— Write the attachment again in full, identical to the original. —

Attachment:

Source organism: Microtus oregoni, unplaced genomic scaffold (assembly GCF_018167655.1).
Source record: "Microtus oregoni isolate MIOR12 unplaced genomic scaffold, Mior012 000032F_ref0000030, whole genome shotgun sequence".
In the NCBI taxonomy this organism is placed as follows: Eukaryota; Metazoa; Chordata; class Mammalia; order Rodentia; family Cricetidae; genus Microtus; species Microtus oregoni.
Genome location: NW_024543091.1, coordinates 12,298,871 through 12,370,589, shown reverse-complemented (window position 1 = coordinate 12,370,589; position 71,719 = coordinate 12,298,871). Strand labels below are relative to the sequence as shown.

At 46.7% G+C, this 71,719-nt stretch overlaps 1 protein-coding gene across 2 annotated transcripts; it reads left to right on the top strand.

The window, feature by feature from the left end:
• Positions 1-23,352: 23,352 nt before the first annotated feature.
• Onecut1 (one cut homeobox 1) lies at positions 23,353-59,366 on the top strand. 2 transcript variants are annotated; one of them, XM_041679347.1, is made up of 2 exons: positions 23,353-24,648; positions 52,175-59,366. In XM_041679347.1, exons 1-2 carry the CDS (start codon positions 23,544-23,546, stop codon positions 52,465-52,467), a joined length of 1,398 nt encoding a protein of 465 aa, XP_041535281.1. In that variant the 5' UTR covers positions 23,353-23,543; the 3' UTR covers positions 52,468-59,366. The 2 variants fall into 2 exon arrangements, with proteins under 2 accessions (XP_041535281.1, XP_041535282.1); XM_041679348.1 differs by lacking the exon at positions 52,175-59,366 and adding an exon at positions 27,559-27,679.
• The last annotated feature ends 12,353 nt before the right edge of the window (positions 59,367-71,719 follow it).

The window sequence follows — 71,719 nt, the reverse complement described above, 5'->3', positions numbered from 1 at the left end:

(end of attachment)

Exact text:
Source organism: Microtus oregoni, unplaced genomic scaffold (assembly GCF_018167655.1).
Source record: "Microtus oregoni isolate MIOR12 unplaced genomic scaffold, Mior012 000032F_ref0000030, whole genome shotgun sequence".
In the NCBI taxonomy this organism is placed as follows: Eukaryota; Metazoa; Chordata; class Mammalia; order Rodentia; family Cricetidae; genus Microtus; species Microtus oregoni.
Genome location: NW_024543091.1, coordinates 12,298,871 through 12,370,589, shown reverse-complemented (window position 1 = coordinate 12,370,589; position 71,719 = coordinate 12,298,871). Strand labels below are relative to the sequence as shown.

At 46.7% G+C, this 71,719-nt stretch overlaps 1 protein-coding gene across 2 annotated transcripts; it reads left to right on the top strand.

The window, feature by feature from the left end:
• Positions 1-23,352: 23,352 nt before the first annotated feature.
• Onecut1 (one cut homeobox 1) lies at positions 23,353-59,366 on the top strand. 2 transcript variants are annotated; one of them, XM_041679347.1, is made up of 2 exons: positions 23,353-24,648; positions 52,175-59,366. In XM_041679347.1, exons 1-2 carry the CDS (start codon positions 23,544-23,546, stop codon positions 52,465-52,467), a joined length of 1,398 nt encoding a protein of 465 aa, XP_041535281.1. In that variant the 5' UTR covers positions 23,353-23,543; the 3' UTR covers positions 52,468-59,366. The 2 variants fall into 2 exon arrangements, with proteins under 2 accessions (XP_041535281.1, XP_041535282.1); XM_041679348.1 differs by lacking the exon at positions 52,175-59,366 and adding an exon at positions 27,559-27,679.
• The last annotated feature ends 12,353 nt before the right edge of the window (positions 59,367-71,719 follow it).

The window sequence follows — 71,719 nt, the reverse complement described above, 5'->3', positions numbered from 1 at the left end: